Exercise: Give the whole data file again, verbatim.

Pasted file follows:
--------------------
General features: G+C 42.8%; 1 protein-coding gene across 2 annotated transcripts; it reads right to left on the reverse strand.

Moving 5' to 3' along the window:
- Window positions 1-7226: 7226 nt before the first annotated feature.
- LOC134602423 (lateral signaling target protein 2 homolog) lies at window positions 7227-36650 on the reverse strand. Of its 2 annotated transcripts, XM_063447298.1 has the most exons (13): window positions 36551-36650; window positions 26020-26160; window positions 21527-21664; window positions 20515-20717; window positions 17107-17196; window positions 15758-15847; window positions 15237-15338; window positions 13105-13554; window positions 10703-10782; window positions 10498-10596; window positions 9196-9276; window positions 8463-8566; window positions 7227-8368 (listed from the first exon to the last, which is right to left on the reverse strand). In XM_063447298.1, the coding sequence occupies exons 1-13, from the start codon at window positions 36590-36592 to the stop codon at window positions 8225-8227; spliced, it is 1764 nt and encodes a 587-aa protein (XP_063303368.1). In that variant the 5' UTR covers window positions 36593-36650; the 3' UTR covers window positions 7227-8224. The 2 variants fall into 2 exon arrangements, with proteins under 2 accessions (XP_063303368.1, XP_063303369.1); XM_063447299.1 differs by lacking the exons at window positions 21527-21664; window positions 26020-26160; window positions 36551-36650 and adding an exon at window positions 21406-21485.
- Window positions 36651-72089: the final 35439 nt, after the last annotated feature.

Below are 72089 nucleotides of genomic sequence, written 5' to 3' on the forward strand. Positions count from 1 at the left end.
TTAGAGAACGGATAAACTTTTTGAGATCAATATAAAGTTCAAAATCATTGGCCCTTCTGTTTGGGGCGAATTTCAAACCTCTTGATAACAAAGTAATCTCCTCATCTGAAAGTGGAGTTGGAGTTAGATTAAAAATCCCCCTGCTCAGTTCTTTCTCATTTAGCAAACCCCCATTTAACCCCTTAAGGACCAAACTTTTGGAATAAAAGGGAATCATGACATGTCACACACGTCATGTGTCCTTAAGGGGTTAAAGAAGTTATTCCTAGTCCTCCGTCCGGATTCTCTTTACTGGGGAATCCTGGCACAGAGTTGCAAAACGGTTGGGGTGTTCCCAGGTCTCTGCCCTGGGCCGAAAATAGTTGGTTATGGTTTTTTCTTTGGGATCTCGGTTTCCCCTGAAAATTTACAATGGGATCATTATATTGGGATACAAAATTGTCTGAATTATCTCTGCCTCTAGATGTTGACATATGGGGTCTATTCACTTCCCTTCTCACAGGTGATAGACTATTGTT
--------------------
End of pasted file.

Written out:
General features: G+C 42.8%; 1 protein-coding gene across 2 annotated transcripts; it reads right to left on the reverse strand.

Moving 5' to 3' along the window:
- Window positions 1-7226: 7226 nt before the first annotated feature.
- LOC134602423 (lateral signaling target protein 2 homolog) lies at window positions 7227-36650 on the reverse strand. Of its 2 annotated transcripts, XM_063447298.1 has the most exons (13): window positions 36551-36650; window positions 26020-26160; window positions 21527-21664; window positions 20515-20717; window positions 17107-17196; window positions 15758-15847; window positions 15237-15338; window positions 13105-13554; window positions 10703-10782; window positions 10498-10596; window positions 9196-9276; window positions 8463-8566; window positions 7227-8368 (listed from the first exon to the last, which is right to left on the reverse strand). In XM_063447298.1, the coding sequence occupies exons 1-13, from the start codon at window positions 36590-36592 to the stop codon at window positions 8225-8227; spliced, it is 1764 nt and encodes a 587-aa protein (XP_063303368.1). In that variant the 5' UTR covers window positions 36593-36650; the 3' UTR covers window positions 7227-8224. The 2 variants fall into 2 exon arrangements, with proteins under 2 accessions (XP_063303368.1, XP_063303369.1); XM_063447299.1 differs by lacking the exons at window positions 21527-21664; window positions 26020-26160; window positions 36551-36650 and adding an exon at window positions 21406-21485.
- Window positions 36651-72089: the final 35439 nt, after the last annotated feature.

Below are 72089 nucleotides of genomic sequence, written 5' to 3' on the forward strand. Positions count from 1 at the left end.
TTAGAGAACGGATAAACTTTTTGAGATCAATATAAAGTTCAAAATCATTGGCCCTTCTGTTTGGGGCGAATTTCAAACCTCTTGATAACAAAGTAATCTCCTCATCTGAAAGTGGAGTTGGAGTTAGATTAAAAATCCCCCTGCTCAGTTCTTTCTCATTTAGCAAACCCCCATTTAACCCCTTAAGGACCAAACTTTTGGAATAAAAGGGAATCATGACATGTCACACACGTCATGTGTCCTTAAGGGGTTAAAGAAGTTATTCCTAGTCCTCCGTCCGGATTCTCTTTACTGGGGAATCCTGGCACAGAGTTGCAAAACGGTTGGGGTGTTCCCAGGTCTCTGCCCTGGGCCGAAAATAGTTGGTTATGGTTTTTTCTTTGGGATCTCGGTTTCCCCTGAAAATTTACAATGGGATCATTATATTGGGATACAAAATTGTCTGAATTATCTCTGCCTCTAGATGTTGACATATGGGGTCTATTCACTTCCCTTCTCACAGGTGATAGACTATTGTT